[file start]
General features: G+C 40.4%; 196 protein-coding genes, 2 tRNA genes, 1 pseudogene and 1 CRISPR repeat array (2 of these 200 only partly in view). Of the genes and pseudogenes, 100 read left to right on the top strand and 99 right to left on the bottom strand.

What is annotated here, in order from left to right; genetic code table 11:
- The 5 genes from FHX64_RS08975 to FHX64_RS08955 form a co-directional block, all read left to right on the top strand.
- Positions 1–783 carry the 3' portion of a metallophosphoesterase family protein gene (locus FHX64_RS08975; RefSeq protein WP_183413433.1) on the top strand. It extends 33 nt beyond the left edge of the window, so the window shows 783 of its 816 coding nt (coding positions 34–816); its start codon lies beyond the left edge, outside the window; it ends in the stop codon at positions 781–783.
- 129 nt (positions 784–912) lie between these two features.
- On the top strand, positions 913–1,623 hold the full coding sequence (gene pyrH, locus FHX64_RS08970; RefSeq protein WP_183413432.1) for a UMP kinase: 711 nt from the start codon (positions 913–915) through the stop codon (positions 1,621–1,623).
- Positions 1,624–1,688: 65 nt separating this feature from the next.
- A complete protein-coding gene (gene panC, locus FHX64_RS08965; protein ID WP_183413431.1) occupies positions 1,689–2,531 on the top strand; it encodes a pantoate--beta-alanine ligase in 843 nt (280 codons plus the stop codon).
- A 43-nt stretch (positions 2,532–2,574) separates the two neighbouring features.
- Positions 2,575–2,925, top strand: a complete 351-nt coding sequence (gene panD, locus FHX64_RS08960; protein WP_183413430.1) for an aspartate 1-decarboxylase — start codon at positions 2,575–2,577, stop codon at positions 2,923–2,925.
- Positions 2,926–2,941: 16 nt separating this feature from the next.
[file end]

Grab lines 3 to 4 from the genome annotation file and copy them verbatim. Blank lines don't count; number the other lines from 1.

- The 5 genes from FHX64_RS08975 to FHX64_RS08955 form a co-directional block, all read left to right on the top strand.
- Positions 1–783 carry the 3' portion of a metallophosphoesterase family protein gene (locus FHX64_RS08975; RefSeq protein WP_183413433.1) on the top strand. It extends 33 nt beyond the left edge of the window, so the window shows 783 of its 816 coding nt (coding positions 34–816); its start codon lies beyond the left edge, outside the window; it ends in the stop codon at positions 781–783.